At a recent exclusive tasting event, Singapore-based Shiok Meats unveiled a prototype for cell-based lobster, according to FoodNavigator-Asia, who attended the event. The prototype was unveiled at the event as part of two dishes, a lobster gazpacho and lobster terrine.
Shiok said the lobster is cultivated with the same technology the company uses it make its cell-based shrimp. Shiok takes a sample of lobster cells, which are then grown in a bioreactor and harvested several weeks later. Right now, it takes between four and six weeks for Shiok to produce its cell-based shrimp; the company says the lobster takes a couple weeks longer than that. It is also more expensive to produce, though the company is looking to bring the cost down to $50/kg at some point in the future.
Neither the shrimp nor the lobster are available for sale to consumers right now. The company plans to have its Shiok Shrimp product commercially available by 2022. A manufacturing plant in Singapore is slated to be operational at that time, too. Shiok raised a $12.6 million Series A round in September of this year, part of which will go towards building out the production facility. FoodNavigator reported that once that plant is up and running, Shiok will be able to get regulatory approval to sell its products, which it will initially do in restaurants and other B2B settings.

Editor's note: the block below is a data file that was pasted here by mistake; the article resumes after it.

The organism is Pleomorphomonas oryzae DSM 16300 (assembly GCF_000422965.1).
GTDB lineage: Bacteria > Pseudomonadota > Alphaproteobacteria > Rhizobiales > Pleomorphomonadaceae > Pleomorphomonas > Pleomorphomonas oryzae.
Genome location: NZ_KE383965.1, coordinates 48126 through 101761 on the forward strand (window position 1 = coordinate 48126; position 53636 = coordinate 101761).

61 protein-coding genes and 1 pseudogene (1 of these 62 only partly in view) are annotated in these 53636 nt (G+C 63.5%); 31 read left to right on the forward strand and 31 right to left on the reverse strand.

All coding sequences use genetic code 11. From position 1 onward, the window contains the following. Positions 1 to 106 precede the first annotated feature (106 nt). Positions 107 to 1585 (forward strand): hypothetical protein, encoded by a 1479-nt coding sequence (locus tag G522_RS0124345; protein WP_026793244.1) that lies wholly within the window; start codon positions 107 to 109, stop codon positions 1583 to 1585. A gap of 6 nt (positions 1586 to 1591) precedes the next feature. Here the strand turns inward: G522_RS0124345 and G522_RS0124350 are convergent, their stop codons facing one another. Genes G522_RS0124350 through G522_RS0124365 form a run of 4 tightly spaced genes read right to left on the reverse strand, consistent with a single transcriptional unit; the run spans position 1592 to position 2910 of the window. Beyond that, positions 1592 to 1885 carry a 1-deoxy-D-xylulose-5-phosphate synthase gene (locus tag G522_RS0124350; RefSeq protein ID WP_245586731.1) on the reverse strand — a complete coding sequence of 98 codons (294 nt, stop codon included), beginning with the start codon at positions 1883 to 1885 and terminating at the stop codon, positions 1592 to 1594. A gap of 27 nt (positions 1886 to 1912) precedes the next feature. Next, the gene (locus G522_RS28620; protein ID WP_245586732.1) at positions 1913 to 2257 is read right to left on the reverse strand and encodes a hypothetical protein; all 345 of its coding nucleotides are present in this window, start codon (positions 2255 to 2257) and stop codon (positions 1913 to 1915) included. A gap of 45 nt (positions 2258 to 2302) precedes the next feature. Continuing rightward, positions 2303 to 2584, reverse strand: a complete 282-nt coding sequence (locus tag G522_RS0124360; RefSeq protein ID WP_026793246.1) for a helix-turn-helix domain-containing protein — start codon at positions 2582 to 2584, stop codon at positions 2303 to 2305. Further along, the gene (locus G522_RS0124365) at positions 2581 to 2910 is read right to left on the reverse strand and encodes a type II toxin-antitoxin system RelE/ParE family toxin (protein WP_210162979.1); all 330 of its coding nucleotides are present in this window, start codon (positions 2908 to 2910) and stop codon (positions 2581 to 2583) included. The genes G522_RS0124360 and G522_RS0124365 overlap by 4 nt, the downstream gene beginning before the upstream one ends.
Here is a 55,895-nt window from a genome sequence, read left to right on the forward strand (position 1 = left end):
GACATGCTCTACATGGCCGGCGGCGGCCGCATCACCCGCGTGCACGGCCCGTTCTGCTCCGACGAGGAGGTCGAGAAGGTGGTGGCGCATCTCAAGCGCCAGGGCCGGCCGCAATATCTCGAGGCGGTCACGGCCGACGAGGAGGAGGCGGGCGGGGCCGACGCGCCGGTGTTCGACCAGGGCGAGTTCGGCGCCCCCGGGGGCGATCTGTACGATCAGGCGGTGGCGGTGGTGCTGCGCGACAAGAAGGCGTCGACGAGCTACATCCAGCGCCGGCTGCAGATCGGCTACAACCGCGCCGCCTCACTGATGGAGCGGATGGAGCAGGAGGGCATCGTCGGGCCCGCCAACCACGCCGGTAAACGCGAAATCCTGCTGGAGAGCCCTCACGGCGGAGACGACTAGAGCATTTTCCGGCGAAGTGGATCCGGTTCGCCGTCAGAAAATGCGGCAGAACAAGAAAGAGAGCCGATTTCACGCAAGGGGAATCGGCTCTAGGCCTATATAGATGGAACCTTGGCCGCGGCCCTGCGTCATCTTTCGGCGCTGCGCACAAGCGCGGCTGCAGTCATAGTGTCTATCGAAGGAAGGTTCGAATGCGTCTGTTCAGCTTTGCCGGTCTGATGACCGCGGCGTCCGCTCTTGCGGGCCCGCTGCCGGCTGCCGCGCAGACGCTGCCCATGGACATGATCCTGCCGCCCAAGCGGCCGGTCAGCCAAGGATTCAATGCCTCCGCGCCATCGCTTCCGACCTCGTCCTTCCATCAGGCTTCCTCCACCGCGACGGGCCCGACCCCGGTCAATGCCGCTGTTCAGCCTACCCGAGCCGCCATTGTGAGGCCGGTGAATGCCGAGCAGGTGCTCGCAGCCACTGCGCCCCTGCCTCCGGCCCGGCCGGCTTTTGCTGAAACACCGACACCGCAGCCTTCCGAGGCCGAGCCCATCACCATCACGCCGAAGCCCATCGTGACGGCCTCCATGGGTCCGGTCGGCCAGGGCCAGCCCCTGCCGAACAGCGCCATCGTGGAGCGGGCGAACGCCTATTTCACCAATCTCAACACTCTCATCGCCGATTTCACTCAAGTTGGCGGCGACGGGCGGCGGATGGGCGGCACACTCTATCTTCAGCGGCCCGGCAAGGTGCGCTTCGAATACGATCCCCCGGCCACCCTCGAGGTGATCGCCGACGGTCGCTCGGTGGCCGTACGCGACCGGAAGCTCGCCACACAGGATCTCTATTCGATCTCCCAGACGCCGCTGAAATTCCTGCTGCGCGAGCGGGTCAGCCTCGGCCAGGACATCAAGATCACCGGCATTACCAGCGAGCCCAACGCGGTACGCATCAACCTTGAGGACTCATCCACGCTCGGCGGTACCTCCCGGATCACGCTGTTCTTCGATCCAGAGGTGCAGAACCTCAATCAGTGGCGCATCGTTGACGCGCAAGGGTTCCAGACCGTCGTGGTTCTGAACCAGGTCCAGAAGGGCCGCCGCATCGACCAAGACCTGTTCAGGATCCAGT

No cell-based meat or seafood is currently available for commercial sale, though plenty of companies are moving towards that future. The list includes BlueNalu, a company that also makes cell-based seafoods and is currently expanding its production facility, which the company plans to open in the next five years. And plenty of investment is currently happening in the cell-based meat sector, with Mosa Meat, Integriculture, Meat-Tech 3D, and others all raising funding in the last six months.
However, being able to sell these products to mainstream consumers and at scale will be a much longer process, one that could take up to 15 years, by some accounts. Costs must first come down, and companies must get regulatory approval before they can even sell their products to restaurants.
For its part, Shiok will keep innovating on various cell-based seafoods in the meantime. In addition to shrimp and lobster, the company plans to introduce a cell-based crap prototype in a few months.